Mendelian randomisation identifies priority groups for prophylactic EBV vaccination

Marisa D Muckian, James F Wilson, Graham S Taylor, Helen R Stagg, Nicola Pirastu

Research output: Contribution to journalArticlepeer-review

Abstract / Description of output

BACKGROUND: Epstein Barr virus (EBV) infects ~ 95% of the population worldwide and is known to cause adverse health outcomes such as Hodgkin's, non-Hodgkin's lymphomas, and multiple sclerosis. There is substantial interest and investment in developing infection-preventing vaccines for EBV. To effectively deploy such vaccines, it is vital that we understand the risk factors for infection. Why particular individuals do not become infected is currently unknown. The current literature, describes complex, often conflicting webs of intersecting factors-sociodemographic, clinical, genetic, environmental-, rendering causality difficult to decipher. We aimed to use Mendelian randomization (MR) to overcome the issues posed by confounding and reverse causality to determine the causal risk factors for the acquisition of EBV.

METHODS: We mapped the complex evidence from the literature prior to this study factors associated with EBV serostatus (as a proxy for infection) into a causal diagram to determine putative risk factors for our study. Using data from the UK Biobank of 8422 individuals genomically deemed to be of white British ancestry between the ages of 40 and 69 at recruitment between the years 2006 and 2010, we performed a genome wide association study (GWAS) of EBV serostatus, followed by a Two Sample MR to determine which putative risk factors were causal.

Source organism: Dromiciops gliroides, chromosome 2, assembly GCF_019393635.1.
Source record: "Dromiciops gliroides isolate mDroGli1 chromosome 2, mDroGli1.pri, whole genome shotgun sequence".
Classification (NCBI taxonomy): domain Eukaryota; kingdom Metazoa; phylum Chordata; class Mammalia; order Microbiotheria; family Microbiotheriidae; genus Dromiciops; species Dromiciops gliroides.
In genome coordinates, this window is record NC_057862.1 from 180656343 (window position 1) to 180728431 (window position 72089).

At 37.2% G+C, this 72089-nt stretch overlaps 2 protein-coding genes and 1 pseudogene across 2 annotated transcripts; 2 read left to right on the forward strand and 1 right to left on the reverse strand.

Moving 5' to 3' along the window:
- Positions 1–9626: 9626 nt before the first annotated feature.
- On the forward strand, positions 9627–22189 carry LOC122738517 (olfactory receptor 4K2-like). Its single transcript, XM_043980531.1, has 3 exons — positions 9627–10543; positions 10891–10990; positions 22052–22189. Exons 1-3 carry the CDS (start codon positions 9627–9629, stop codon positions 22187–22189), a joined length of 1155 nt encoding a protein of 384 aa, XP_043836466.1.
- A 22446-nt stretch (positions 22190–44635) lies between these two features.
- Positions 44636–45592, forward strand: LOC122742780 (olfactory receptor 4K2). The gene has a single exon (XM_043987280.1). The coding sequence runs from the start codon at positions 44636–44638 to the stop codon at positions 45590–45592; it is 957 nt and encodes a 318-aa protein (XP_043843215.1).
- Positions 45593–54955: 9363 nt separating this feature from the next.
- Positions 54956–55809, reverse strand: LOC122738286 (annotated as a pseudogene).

RESULTS: Our GWAS identified two novel loci associated with EBV serostatus. In MR analyses, we confirmed shorter time in education, an increase in number of sexual partners, and a lower age of smoking commencement, to be causal risk factors for EBV serostatus.

CONCLUSIONS: Given the current interest and likelihood of a future EBV vaccine, these factors can inform vaccine development and deployment strategies by completing the puzzle of causality. Knowing these risk factors allows identification of those most likely to acquire EBV, giving insight into what age to vaccinate and who to prioritise when a vaccine is introduced.

Original languageEnglish
Article number65
Pages (from-to)65
JournalBMC Infectious Diseases
Issue number1
Publication statusPublished - 3 Feb 2023

Keywords / Materials (for Non-textual outputs)

  • Humans
  • Adult
  • Middle Aged
  • Aged
  • Herpesvirus 4, Human/genetics
  • Epstein-Barr Virus Infections/genetics
  • Genome-Wide Association Study
  • Vaccination
  • Vaccines


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